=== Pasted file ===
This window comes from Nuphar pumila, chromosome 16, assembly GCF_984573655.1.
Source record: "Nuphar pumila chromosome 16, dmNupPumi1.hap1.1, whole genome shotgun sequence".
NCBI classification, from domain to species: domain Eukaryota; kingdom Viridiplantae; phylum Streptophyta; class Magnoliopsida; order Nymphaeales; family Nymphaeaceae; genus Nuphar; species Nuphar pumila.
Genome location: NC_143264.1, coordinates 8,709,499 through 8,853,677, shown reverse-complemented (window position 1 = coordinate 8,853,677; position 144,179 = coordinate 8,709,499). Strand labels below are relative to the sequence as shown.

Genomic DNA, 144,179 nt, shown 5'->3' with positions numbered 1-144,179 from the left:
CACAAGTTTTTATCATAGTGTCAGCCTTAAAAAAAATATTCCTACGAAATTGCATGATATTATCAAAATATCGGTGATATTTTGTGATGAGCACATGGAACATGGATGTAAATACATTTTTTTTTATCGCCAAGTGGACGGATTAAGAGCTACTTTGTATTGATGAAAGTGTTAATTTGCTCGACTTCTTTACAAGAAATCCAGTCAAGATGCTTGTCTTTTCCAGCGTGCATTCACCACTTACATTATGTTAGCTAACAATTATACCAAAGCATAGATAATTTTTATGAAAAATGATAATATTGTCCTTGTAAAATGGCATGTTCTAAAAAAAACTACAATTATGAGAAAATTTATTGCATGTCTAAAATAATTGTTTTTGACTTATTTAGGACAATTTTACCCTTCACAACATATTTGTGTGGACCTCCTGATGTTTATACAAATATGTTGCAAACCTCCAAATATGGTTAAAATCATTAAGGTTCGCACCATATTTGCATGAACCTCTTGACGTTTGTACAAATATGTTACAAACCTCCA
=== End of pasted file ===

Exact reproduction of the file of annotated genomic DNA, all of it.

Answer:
This window comes from Nuphar pumila, chromosome 16, assembly GCF_984573655.1.
Source record: "Nuphar pumila chromosome 16, dmNupPumi1.hap1.1, whole genome shotgun sequence".
NCBI classification, from domain to species: domain Eukaryota; kingdom Viridiplantae; phylum Streptophyta; class Magnoliopsida; order Nymphaeales; family Nymphaeaceae; genus Nuphar; species Nuphar pumila.
Genome location: NC_143264.1, coordinates 8,709,499 through 8,853,677, shown reverse-complemented (window position 1 = coordinate 8,853,677; position 144,179 = coordinate 8,709,499). Strand labels below are relative to the sequence as shown.

Genomic DNA, 144,179 nt, shown 5'->3' with positions numbered 1-144,179 from the left:
CACAAGTTTTTATCATAGTGTCAGCCTTAAAAAAAATATTCCTACGAAATTGCATGATATTATCAAAATATCGGTGATATTTTGTGATGAGCACATGGAACATGGATGTAAATACATTTTTTTTTATCGCCAAGTGGACGGATTAAGAGCTACTTTGTATTGATGAAAGTGTTAATTTGCTCGACTTCTTTACAAGAAATCCAGTCAAGATGCTTGTCTTTTCCAGCGTGCATTCACCACTTACATTATGTTAGCTAACAATTATACCAAAGCATAGATAATTTTTATGAAAAATGATAATATTGTCCTTGTAAAATGGCATGTTCTAAAAAAAACTACAATTATGAGAAAATTTATTGCATGTCTAAAATAATTGTTTTTGACTTATTTAGGACAATTTTACCCTTCACAACATATTTGTGTGGACCTCCTGATGTTTATACAAATATGTTGCAAACCTCCAAATATGGTTAAAATCATTAAGGTTCGCACCATATTTGCATGAACCTCTTGACGTTTGTACAAATATGTTACAAACCTCCA